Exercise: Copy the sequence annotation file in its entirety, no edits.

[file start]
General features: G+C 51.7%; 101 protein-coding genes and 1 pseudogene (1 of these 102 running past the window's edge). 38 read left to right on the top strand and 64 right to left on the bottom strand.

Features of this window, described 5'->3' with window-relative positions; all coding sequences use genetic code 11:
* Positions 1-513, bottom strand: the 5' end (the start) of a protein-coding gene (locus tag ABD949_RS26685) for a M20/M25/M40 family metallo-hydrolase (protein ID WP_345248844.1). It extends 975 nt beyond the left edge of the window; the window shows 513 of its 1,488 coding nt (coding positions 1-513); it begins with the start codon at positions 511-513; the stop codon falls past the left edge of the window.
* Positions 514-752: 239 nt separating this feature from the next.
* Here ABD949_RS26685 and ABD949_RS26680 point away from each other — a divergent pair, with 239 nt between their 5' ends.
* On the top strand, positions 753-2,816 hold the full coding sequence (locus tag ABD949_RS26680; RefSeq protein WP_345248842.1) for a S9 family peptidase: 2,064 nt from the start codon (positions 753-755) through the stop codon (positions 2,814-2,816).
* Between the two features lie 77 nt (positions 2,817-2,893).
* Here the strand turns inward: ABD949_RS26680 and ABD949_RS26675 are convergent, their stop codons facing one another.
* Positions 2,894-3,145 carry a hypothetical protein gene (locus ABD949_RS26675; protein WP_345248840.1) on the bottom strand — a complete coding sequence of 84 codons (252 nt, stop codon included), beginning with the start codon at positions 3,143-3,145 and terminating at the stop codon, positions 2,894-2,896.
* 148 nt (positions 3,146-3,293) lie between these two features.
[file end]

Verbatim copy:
General features: G+C 51.7%; 101 protein-coding genes and 1 pseudogene (1 of these 102 running past the window's edge). 38 read left to right on the top strand and 64 right to left on the bottom strand.

Features of this window, described 5'->3' with window-relative positions; all coding sequences use genetic code 11:
* Positions 1-513, bottom strand: the 5' end (the start) of a protein-coding gene (locus tag ABD949_RS26685) for a M20/M25/M40 family metallo-hydrolase (protein ID WP_345248844.1). It extends 975 nt beyond the left edge of the window; the window shows 513 of its 1,488 coding nt (coding positions 1-513); it begins with the start codon at positions 511-513; the stop codon falls past the left edge of the window.
* Positions 514-752: 239 nt separating this feature from the next.
* Here ABD949_RS26685 and ABD949_RS26680 point away from each other — a divergent pair, with 239 nt between their 5' ends.
* On the top strand, positions 753-2,816 hold the full coding sequence (locus tag ABD949_RS26680; RefSeq protein WP_345248842.1) for a S9 family peptidase: 2,064 nt from the start codon (positions 753-755) through the stop codon (positions 2,814-2,816).
* Between the two features lie 77 nt (positions 2,817-2,893).
* Here the strand turns inward: ABD949_RS26680 and ABD949_RS26675 are convergent, their stop codons facing one another.
* Positions 2,894-3,145 carry a hypothetical protein gene (locus ABD949_RS26675; protein WP_345248840.1) on the bottom strand — a complete coding sequence of 84 codons (252 nt, stop codon included), beginning with the start codon at positions 3,143-3,145 and terminating at the stop codon, positions 2,894-2,896.
* 148 nt (positions 3,146-3,293) lie between these two features.